Laying a firm foundation for architects & engineers
Weak economy brings about a change in perspective
By Dave Willis
With new construction activity slowing, architects and engineers have experienced a related drop-off in business. "Revenues are down rather dramatically," says Linda Deiss, vice president, RPS AVRECO. "Architects, in particular, have been going through some tough times over the past few years."
Sue Harker, vice president of underwriting, Insight Insurance Services, also has observed this trend. "They're feeling the pinch," she remarks. "Residential architects and engineers are not seeing a rebound of billings at all. The residential market is still very much in the doldrums."
Engineering firms involved in infrastructure design and those with larger civil engineering exposures are faring a little better. "We're seeing a bit of an uptick there," Harker notes. "In their submissions, these firms are a bit more optimistic in their projections."
Part of the reason has to do with government-supported programs. "Infrastructure is something we can't do without," she observes. "We have to repair our roads. The volume may not be what it was several years ago, but the work is still there, at some level."
Some architects and engineering firms are expanding their geographic reach. Others are branching out into new disciplines. "Some of our architects, for instance, are starting to perform energy audits as a part of the new energy efficiency/green movement," Harker comments. "These individuals, who may never have been involved in that type of work, are now holding themselves out to be energy specialists."
This has insurance implications, of course. "When I see someone with no experience in a certain area deciding they're going to become a specialist, it causes concern on the underwriting side," Harker explains. "Plus, the whole green movement is relatively new, so what are they promising?" To understand an applicant's risks, her firm generally requests copies of client consulting contracts. "We want to be sure they're not promising something they won't be able to live up to," she says.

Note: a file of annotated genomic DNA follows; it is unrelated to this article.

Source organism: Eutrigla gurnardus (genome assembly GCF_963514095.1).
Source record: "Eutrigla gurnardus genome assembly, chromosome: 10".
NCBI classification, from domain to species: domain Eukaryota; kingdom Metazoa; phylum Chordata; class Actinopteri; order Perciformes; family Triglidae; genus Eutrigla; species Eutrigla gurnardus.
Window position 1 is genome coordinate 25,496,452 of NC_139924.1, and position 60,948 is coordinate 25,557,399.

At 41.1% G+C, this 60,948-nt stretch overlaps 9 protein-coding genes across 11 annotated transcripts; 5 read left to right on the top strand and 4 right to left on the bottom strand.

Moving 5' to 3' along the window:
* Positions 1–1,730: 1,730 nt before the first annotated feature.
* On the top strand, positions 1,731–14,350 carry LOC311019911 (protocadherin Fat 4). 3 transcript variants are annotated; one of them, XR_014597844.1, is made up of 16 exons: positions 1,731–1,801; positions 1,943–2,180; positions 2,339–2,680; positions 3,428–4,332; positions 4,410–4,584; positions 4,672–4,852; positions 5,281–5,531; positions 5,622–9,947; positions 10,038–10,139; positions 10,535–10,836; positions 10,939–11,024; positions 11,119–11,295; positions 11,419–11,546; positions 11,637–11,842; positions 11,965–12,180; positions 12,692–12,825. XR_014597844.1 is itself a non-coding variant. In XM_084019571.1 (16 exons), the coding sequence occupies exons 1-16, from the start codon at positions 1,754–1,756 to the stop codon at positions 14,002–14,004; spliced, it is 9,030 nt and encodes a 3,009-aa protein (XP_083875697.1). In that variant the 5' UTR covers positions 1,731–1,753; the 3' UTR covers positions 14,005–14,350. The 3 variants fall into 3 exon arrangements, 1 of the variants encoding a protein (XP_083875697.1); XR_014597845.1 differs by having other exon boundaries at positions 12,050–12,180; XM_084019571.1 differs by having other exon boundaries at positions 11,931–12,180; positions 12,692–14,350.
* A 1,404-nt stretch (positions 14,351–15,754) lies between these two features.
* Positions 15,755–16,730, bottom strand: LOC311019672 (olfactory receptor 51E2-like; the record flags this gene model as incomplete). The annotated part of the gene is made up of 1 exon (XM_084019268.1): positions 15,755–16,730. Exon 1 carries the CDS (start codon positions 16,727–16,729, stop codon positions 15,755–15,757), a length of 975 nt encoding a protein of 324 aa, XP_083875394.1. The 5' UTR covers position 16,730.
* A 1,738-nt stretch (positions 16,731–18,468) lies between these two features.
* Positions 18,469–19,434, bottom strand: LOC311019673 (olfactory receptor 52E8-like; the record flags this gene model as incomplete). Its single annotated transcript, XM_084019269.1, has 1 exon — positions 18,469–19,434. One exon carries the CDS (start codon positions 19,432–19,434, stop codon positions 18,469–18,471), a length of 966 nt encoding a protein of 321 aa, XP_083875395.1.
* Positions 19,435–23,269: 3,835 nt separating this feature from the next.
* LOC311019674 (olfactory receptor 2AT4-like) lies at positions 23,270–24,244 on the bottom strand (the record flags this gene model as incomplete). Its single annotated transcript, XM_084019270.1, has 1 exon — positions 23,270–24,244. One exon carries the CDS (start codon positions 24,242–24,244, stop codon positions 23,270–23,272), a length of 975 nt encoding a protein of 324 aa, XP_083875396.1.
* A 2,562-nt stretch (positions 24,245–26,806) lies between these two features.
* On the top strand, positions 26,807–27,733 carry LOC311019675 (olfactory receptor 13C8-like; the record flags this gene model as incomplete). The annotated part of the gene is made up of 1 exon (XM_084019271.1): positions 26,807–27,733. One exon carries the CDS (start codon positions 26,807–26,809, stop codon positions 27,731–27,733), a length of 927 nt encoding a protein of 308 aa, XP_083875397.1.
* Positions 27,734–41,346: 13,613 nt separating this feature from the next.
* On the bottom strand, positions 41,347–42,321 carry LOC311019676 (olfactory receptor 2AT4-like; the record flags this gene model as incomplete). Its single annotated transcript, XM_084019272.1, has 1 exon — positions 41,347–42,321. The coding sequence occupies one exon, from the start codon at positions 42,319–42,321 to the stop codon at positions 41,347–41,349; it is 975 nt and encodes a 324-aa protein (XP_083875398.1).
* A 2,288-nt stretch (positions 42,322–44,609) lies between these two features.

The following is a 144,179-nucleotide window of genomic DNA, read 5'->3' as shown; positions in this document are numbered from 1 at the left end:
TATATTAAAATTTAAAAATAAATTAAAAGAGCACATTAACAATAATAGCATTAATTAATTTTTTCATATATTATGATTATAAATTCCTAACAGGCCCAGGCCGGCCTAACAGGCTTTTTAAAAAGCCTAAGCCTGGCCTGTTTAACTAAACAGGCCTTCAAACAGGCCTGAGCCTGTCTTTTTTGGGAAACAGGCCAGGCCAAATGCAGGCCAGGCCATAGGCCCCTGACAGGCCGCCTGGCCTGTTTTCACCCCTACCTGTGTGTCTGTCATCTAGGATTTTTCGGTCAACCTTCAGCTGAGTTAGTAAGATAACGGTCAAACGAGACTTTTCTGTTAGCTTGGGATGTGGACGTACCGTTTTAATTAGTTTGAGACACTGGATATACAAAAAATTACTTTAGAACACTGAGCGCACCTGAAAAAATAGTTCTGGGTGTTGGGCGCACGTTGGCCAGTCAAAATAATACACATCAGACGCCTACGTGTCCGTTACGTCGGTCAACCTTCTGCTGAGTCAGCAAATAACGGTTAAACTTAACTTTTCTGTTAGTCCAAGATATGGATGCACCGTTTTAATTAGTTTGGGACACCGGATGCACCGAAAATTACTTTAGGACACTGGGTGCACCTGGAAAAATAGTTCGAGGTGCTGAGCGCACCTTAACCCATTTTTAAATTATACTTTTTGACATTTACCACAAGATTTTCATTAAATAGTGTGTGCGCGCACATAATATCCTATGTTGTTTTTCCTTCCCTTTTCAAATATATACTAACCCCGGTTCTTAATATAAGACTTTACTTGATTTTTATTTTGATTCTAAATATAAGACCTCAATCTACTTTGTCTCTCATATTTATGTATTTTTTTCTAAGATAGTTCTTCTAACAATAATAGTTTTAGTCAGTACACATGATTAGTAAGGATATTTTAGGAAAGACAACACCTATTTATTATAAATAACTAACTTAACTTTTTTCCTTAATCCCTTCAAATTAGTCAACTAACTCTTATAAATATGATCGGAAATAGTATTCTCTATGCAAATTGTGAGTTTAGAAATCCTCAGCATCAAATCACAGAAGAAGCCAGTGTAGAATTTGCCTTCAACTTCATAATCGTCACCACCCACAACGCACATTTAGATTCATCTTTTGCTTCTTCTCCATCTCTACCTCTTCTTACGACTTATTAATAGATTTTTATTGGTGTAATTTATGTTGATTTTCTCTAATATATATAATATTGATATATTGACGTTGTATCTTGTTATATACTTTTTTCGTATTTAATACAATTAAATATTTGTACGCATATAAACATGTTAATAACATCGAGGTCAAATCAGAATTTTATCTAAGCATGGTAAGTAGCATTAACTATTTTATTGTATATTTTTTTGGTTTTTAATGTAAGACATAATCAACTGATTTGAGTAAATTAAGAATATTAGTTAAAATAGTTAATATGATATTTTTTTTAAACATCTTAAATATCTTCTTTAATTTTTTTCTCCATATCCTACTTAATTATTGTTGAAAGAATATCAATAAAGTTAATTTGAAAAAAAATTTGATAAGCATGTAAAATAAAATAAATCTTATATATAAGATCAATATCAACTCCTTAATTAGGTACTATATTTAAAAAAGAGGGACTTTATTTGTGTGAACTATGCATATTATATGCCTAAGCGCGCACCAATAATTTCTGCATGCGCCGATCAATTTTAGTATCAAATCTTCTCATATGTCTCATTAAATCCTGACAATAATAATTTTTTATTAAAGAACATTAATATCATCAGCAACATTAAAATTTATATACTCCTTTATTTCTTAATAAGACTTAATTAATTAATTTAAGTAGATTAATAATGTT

Even as some firms are reinventing themselves, others are taking down their shingle and closing up shop. "Over the past couple of years, we've seen a number of firms—especially the smaller ones—close their doors and go out of business altogether," Deiss notes.
"I have probably written more ERPs (extended reporting periods) in the past year than I had done in the previous 15 years, because individuals are deciding to close their doors and join another firm or go out of business entirely," Harker adds.
A tough business climate for architects and engineers has not translated into lack of insurer interest in the marketplace. To the contrary, notes Deiss. "The insurance market is very competitive. We continue to see more carriers enter the market, and they're putting a downward pressure on rates."
Harker concurs. "The insurance market is as soft as it's ever been," she says. "In the past, we saw the cycle of a few years of the soft market, then we'd turn around and the hard market would come back. This is the first time that the soft market has continued and continued.
"It's difficult to see the end in sight," she adds, noting that, at last count, 40-plus carriers were in the A&E space. The newer carriers are buying up as much of the market segment as they can, with pricing Harker describes as "more ridiculous than I've ever seen. Established markets with actuarial data know that pricing won't last."
Deiss expresses concern that some insureds don't understand pricing and may have unrealistic expectations. "A firm may have had billings of $750,000 a year or two ago, but because of the economy, those could be off dramatically," she explains. "Maybe the firm is doing $250,000 or $500,000 now, and they think that their rates should drop dramatically as a result.